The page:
With international politics becoming a game of competitive credibility, exchange programs that develop personal relations among students and young leaders are often far more effective generators of soft power. In the 1960s, the broadcaster Edward R. Murrow said the most important part of international communications is not the ten thousand miles of electronics, but the final three feet of personal contact.

But what happens in today’s world of social media, where ‘friends’ are a click away, fake friends are easy to fabricate, and fake news can be generated and promoted by paid trolls and mechanical bots? Russia has perfected these techniques.

In addition to formal public diplomacy mouthpieces like Russia Today and Sputnik, Russia employs armies of paid trolls and botnets to generate false information that can later be circulated and legitimated as if it were true. Then, in 2016, Russian military intelligence went a step further, by hacking into the private network of the Democratic National Committee, stealing information, and releasing it online to damage Hillary Clinton’s presidential candidacy.

Though information warfare is not new, cyber technology makes it cheaper, faster, and more far-reaching, as well as more difficult to detect and more easily deniable. But while Russian information warfare has been somewhat successful in terms of disruption, affecting the 2016 US election somewhat, it has failed in terms of generating soft power. The Portland Consultancy in London publishes a ‘Soft Power 30‘ index that ranks Russia 27th.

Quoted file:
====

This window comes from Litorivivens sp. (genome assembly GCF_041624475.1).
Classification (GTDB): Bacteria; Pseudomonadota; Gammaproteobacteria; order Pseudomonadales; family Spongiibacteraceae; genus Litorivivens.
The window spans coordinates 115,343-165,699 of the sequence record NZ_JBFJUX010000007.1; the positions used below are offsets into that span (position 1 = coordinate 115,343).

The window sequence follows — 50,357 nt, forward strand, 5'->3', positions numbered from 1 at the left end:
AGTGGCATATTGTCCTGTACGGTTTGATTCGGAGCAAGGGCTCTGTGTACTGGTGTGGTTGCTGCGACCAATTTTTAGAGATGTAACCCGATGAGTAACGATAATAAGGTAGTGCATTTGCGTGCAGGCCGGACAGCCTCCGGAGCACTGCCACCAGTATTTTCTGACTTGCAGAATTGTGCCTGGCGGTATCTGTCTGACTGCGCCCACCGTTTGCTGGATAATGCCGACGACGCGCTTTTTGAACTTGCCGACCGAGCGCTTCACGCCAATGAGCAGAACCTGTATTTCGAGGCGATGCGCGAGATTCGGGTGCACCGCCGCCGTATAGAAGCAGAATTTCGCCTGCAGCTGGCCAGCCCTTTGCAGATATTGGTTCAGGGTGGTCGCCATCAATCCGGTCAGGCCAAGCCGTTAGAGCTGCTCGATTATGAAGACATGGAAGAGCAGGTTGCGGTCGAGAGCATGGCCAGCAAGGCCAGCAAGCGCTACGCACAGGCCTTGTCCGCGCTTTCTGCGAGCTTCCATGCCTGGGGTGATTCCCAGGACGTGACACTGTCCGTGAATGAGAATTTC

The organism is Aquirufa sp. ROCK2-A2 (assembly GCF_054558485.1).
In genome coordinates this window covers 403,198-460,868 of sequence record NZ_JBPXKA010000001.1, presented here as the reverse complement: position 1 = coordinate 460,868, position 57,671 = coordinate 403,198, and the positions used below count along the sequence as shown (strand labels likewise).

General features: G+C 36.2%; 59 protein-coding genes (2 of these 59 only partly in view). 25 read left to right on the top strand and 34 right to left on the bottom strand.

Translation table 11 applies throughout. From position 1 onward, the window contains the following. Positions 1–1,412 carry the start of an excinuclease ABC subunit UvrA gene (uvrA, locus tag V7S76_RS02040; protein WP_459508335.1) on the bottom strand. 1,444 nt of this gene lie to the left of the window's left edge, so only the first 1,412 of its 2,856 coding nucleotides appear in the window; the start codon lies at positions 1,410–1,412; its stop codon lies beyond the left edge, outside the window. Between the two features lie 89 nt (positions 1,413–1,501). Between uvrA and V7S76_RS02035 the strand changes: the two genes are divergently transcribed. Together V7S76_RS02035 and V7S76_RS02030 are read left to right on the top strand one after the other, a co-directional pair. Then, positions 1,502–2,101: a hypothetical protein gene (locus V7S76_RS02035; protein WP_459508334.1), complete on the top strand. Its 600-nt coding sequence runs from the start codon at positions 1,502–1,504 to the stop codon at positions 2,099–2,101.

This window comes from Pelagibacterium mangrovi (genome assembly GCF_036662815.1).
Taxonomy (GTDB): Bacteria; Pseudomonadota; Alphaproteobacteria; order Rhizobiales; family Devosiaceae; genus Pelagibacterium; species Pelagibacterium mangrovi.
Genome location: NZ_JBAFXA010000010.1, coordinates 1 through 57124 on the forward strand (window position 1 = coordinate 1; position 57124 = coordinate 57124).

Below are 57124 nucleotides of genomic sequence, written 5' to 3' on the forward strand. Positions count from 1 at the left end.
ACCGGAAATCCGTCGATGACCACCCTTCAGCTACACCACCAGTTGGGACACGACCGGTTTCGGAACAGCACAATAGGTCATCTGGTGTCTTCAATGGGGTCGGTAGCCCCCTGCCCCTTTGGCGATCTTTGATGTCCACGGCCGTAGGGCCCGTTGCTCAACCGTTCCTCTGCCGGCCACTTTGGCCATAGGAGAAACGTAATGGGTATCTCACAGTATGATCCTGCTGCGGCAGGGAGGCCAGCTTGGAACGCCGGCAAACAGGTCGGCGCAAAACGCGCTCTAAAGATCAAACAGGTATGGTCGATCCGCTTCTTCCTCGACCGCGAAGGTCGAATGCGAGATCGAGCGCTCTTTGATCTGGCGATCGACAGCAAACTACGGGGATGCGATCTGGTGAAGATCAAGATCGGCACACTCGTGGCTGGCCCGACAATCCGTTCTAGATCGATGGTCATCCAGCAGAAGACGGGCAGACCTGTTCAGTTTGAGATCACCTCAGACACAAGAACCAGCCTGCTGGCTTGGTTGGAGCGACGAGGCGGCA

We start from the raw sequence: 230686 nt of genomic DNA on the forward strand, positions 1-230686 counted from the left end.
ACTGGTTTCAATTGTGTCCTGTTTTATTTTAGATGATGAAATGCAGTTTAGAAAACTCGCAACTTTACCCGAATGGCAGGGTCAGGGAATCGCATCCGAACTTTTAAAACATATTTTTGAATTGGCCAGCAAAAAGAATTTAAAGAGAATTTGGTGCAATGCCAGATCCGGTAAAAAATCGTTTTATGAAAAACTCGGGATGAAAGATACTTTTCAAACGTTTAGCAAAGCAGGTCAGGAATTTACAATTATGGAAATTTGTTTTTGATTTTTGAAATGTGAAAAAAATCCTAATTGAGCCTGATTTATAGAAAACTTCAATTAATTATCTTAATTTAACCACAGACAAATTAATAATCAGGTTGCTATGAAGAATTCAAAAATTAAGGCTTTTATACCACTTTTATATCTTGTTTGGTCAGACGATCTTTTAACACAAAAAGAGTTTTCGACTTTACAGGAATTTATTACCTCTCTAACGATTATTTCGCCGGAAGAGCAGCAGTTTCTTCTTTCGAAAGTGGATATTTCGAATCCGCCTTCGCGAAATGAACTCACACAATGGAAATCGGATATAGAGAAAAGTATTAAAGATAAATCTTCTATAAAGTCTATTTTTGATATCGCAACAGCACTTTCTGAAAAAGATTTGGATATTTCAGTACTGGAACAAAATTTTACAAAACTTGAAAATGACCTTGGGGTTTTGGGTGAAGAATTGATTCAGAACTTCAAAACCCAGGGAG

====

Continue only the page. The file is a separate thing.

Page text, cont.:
In 2016, Finland’s Institute of International Affairs found that Russian propaganda had little impact on mainstream Western media and had never resulted in any change in policy. And a Chicago Council on Global Affairs poll in December indicated that Russia’s popularity among Americans was the lowest since the Cold War year of 1986.

Ironically, rather than pocketing the Trump bonus, Russia’s information warfare has handicapped the US president by greatly reducing Russia’s soft power in America. As some analysts point out, the best response to a ‘fire hose of falsehoods’ is not to try to answer each lie, but to forewarn and inoculate against the process. As Macron’s victory has shown, the European elections of 2017 may benefit from such forewarnings.



Joseph S. Nye is a professor at Harvard and author of The Future of Power. This article is presented in partnership with Project Syndicate © 2017. Image courtesy of Flickr user Goshadron.

The Rise of the Commercial Threat: Countering the Small Unmanned Aircraft System

12 May 2017

By Anthony Tingle, David Tyree for National Defense University Press

According to Anthony Tingle and David Tyree, the Small Unmanned Aircraft System (sUAS) is a disruptive commercial technology which is intrusive, undetectable, and potentially lethal. In short, sUAS’ pose a unique and currently undefined threat to national security, as illustrated by the 100+ adverse sUAS reports the US Federal Aviation Administration receives each month and the growing number of altercations law enforcement agencies are experiencing. Here’s how we should respond, say Tingle and Tyree.